Develop a plan to educate and develop the skills of the whole population to enable the population to influence and access coordinated screening promotion programmes.

11. 10 Ensure that all actions are based on reliable evidence and that evaluation is an integral part of all work.

Identify an evidence-based service delivery model for the delivery of screening in the Consortia

Work with primary care to encourage referrals, opportunistic discussion of screening offers in line with screening rounds and early identification of patients who would benefit from referrals.

Develop an integrated care pathway across primary, secondary, tertiary and community care services

Analyse and through system development reduce session DNA rates from 50% to 30%

Key Messages for Uptake and Promotion
Key messages for implementing this strategy (through the action plan) are in line with good practice derived from the national level resources, social marketing principles and address the key themes of screening campaigns:

  1. Screening is a serious issue – with life threatening consequences if we do not get better access available to all who require it (ALL)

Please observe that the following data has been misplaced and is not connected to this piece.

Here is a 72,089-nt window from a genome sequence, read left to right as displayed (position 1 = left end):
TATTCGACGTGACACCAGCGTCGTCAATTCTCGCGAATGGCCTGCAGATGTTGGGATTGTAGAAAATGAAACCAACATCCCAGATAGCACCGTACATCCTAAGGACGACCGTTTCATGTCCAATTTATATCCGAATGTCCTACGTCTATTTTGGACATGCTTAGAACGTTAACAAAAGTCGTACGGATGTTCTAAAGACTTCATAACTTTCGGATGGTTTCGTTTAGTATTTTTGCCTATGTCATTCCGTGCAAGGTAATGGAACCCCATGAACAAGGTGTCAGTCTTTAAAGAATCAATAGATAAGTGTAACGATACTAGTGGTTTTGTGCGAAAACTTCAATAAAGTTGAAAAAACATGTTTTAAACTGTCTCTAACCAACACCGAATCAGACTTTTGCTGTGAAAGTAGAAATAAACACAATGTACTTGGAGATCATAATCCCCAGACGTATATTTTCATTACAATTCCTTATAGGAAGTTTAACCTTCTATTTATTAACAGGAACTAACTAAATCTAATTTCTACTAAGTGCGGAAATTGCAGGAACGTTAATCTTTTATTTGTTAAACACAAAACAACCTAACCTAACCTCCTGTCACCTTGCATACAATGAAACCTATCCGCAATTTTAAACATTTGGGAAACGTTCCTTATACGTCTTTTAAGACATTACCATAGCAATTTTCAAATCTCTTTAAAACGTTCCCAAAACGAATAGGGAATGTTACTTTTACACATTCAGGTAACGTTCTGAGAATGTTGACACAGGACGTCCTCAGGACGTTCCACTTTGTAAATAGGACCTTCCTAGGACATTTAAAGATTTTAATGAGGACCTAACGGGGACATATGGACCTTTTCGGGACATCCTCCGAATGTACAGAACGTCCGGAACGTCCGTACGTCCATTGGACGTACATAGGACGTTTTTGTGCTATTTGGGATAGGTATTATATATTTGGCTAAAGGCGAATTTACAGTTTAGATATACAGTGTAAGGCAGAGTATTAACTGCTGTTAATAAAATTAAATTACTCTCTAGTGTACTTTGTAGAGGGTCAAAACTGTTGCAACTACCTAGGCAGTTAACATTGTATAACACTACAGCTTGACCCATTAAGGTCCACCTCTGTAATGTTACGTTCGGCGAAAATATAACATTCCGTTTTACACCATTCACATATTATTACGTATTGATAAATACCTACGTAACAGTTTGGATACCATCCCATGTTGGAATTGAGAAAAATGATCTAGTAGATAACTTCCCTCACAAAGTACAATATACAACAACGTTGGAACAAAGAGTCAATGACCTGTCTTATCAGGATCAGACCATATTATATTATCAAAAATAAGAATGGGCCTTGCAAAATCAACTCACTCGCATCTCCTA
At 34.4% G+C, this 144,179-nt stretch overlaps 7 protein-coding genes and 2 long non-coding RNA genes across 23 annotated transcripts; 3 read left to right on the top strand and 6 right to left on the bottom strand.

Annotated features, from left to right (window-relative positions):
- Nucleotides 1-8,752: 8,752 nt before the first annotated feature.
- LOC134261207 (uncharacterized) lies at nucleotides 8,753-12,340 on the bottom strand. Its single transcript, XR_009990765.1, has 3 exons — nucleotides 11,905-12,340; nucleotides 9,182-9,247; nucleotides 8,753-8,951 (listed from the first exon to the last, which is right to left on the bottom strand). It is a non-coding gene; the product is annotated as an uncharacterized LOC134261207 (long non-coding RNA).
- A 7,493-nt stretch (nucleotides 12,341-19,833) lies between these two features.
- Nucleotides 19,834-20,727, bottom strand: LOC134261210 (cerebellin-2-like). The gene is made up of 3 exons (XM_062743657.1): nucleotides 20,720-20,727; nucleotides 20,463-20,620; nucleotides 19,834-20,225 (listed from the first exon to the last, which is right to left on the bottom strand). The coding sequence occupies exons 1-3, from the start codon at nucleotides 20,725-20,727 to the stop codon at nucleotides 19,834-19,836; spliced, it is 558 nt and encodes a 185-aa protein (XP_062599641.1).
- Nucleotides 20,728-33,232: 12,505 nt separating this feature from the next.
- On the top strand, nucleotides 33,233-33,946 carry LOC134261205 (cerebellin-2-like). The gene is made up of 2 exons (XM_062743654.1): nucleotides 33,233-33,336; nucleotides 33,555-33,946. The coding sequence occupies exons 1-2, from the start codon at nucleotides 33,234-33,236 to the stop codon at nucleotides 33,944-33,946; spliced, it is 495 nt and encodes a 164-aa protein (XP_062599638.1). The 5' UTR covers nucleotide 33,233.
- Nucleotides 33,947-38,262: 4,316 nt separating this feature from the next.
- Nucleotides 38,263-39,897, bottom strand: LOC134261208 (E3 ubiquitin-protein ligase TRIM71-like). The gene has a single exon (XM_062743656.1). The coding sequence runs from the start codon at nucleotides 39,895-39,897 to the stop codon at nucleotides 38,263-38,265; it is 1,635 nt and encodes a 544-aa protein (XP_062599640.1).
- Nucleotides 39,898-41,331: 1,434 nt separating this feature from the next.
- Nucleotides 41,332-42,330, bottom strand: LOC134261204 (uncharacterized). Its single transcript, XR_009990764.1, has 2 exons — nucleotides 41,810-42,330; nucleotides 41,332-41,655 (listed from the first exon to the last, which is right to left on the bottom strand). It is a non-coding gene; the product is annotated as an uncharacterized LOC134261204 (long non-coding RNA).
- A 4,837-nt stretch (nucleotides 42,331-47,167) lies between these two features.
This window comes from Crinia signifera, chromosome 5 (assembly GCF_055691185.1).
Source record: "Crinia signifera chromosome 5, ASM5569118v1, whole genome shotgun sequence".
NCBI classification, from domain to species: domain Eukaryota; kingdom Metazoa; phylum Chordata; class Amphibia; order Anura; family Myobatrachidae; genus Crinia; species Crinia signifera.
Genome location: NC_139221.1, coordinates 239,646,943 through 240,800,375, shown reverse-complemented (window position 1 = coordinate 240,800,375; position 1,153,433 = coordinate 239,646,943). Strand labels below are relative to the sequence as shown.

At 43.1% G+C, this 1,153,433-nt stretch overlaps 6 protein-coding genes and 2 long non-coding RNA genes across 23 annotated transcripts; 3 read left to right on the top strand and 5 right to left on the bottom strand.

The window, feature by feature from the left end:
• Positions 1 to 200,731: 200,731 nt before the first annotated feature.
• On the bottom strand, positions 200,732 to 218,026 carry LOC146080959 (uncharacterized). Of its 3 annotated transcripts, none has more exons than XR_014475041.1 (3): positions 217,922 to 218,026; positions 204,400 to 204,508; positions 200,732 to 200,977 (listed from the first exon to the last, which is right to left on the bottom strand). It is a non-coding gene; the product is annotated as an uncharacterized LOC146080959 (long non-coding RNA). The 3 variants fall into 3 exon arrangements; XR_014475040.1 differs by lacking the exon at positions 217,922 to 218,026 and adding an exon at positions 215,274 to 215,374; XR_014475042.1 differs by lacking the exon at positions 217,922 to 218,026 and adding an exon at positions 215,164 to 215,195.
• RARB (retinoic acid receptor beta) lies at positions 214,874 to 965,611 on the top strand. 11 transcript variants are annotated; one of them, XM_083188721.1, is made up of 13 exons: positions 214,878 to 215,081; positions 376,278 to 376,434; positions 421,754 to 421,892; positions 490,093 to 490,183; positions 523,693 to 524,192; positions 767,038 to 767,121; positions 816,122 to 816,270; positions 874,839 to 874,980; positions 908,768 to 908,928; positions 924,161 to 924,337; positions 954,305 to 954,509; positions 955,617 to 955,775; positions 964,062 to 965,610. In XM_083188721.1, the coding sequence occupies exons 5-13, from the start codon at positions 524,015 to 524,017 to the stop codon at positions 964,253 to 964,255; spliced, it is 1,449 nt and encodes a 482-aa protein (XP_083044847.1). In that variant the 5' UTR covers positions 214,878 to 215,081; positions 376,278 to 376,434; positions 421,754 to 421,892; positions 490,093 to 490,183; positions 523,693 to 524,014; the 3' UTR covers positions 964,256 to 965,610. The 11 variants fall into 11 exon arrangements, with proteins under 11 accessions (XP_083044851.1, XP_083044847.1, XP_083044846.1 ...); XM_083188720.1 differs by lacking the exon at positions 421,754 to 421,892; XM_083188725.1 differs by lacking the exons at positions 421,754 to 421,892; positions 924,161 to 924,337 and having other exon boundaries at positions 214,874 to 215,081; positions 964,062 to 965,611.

2. Taking up a screening offer is an important and vital step in looking after your health ( individuals)

  3. Individual’s need to have the right information to make a decision on the relative benefits and risks of screening ( All)

  4. It is widely believed that Screening doesn’t have merit as a clinical approach IT DOES HAVE AN ENORMOUS CONTRIBUTION TO MAKE!! (ALL)

  5. Screening uptake is a major challenge for the NHS and the community and we all have to take action if we are going to successfully address it (ALL)
  6. NHS, Local authority, third sector and other organisations are working together to deliver screening and improve uptake((ALL)

  7. The costs to individuals and the NHS and to all of us can be very serious if we do not take up the offers we are given (ALL)

  8. We need you to support the screening strategy by seeing how you can help with the screening strategy (clinical professionals)